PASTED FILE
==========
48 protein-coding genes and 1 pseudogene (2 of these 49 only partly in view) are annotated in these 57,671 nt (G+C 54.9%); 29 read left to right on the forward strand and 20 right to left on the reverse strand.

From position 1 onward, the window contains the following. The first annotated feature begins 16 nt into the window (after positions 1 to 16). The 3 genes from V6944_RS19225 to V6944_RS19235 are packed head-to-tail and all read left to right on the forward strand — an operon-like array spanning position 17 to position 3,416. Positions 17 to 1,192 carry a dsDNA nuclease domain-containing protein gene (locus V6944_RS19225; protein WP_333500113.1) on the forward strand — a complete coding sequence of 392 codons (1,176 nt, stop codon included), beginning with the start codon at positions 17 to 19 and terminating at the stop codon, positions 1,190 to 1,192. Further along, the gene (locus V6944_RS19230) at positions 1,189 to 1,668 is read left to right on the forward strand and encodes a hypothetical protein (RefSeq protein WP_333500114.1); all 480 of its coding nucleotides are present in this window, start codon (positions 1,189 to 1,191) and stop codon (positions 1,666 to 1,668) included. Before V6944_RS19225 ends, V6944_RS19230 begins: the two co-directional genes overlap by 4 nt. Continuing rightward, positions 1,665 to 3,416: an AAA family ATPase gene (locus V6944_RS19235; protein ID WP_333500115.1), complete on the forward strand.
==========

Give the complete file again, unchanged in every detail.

48 protein-coding genes and 1 pseudogene (2 of these 49 only partly in view) are annotated in these 57,671 nt (G+C 54.9%); 29 read left to right on the forward strand and 20 right to left on the reverse strand.

From position 1 onward, the window contains the following. The first annotated feature begins 16 nt into the window (after positions 1 to 16). The 3 genes from V6944_RS19225 to V6944_RS19235 are packed head-to-tail and all read left to right on the forward strand — an operon-like array spanning position 17 to position 3,416. Positions 17 to 1,192 carry a dsDNA nuclease domain-containing protein gene (locus V6944_RS19225; protein WP_333500113.1) on the forward strand — a complete coding sequence of 392 codons (1,176 nt, stop codon included), beginning with the start codon at positions 17 to 19 and terminating at the stop codon, positions 1,190 to 1,192. Further along, the gene (locus V6944_RS19230) at positions 1,189 to 1,668 is read left to right on the forward strand and encodes a hypothetical protein (RefSeq protein WP_333500114.1); all 480 of its coding nucleotides are present in this window, start codon (positions 1,189 to 1,191) and stop codon (positions 1,666 to 1,668) included. Before V6944_RS19225 ends, V6944_RS19230 begins: the two co-directional genes overlap by 4 nt. Continuing rightward, positions 1,665 to 3,416: an AAA family ATPase gene (locus V6944_RS19235; protein ID WP_333500115.1), complete on the forward strand.